Allendale Columbia students present their sixth-annual TEDx event on Saturday, February 3rd, organized by youth for youth. The independently organized event, licensed by TED, is built around the theme of CTRL + ALT + DEL, leading to the question of “How and what do you reset, or reboot?”
This year’s event has nine speakers scheduled to take the stage, including:
- Sam Thomson, Student, Boston University, and CEO, Bluum
- 17 School 17 Student Council
- Alan Raskin, Student, Calkins Road Middle School
- Anderson Allen, Assistant Educational Coordinator, Boys and Girls Club of Rochester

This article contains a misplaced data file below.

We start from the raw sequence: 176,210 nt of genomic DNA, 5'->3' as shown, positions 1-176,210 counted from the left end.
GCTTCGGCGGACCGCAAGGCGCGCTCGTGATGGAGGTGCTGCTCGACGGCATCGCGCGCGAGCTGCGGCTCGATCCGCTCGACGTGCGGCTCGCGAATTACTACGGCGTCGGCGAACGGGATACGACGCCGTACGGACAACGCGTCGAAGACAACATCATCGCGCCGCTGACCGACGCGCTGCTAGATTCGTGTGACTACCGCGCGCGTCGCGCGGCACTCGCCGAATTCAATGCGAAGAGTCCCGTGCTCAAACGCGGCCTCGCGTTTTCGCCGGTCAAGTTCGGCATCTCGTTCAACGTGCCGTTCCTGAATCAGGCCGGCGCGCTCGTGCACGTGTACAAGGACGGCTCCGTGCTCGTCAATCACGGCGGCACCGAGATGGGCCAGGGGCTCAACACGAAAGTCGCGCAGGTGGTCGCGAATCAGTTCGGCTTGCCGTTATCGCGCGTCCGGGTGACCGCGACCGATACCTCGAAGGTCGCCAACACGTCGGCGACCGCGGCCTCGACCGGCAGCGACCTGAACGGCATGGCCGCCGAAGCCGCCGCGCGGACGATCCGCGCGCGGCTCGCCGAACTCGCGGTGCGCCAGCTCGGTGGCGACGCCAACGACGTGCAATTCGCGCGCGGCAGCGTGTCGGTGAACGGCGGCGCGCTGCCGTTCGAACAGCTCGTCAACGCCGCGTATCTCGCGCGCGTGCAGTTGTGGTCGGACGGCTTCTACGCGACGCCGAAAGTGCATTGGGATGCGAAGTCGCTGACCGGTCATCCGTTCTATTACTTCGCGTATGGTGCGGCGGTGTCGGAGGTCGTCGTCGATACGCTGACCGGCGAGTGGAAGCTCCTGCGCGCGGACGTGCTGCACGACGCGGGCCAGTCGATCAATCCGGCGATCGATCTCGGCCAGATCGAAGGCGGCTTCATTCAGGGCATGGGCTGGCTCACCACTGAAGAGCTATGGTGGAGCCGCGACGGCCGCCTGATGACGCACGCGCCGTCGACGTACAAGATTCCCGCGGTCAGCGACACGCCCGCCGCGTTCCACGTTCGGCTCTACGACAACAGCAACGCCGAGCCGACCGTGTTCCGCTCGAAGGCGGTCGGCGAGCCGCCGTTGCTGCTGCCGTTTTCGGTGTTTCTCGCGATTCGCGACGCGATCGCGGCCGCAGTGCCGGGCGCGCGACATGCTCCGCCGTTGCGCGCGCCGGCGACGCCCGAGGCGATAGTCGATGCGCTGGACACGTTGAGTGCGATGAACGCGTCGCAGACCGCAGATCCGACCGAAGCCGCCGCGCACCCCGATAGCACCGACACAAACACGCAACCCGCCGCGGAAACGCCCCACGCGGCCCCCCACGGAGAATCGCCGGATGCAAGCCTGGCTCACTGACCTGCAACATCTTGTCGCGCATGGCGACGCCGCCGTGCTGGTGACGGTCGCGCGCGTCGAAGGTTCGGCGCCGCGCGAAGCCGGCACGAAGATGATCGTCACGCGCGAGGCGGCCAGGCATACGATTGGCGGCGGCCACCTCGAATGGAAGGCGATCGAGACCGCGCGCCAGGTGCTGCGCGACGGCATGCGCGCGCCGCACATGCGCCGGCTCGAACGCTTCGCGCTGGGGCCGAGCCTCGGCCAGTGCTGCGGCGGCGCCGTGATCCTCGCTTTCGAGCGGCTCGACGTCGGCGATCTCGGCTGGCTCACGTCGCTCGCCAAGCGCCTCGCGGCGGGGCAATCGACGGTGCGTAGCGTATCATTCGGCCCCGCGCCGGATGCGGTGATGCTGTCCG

- Natalie Northrup, Student, Honeoye Falls-Lima High School
- Andrew Brady, President & Chief Evolutionary Officer, The XLR8 Team, Inc. and Conscious Capitalism ROC
- Emily Atieh, Senior, Allendale Columbia School
- Brian Roets, Practice Lead: Infrastructure and End-User Computing, SMP Corp
- Carmen Gumina, Superintendent, Webster School District
Organized by the TEDxAllendaleColumbiaSchool class and club, the event aims to create dialogue, as well as give people a forum to share their passions, ideas and experiences. This will be one of only three TEDx events scheduled in Rochester this year.
The class and club are advised by Amy Oliveri, Director of the AC Center for Entrepreneurship, and Tony Tepedino, AC Hybrid Learning Coordinator and Entrepreneurship teacher.
For more information on the event and to view the full speaker lineup, visit tedxallendalecolumbiaschool.org. Registration is closed for the event, but you can follow the event on Facebook, Twitter, and Instagram.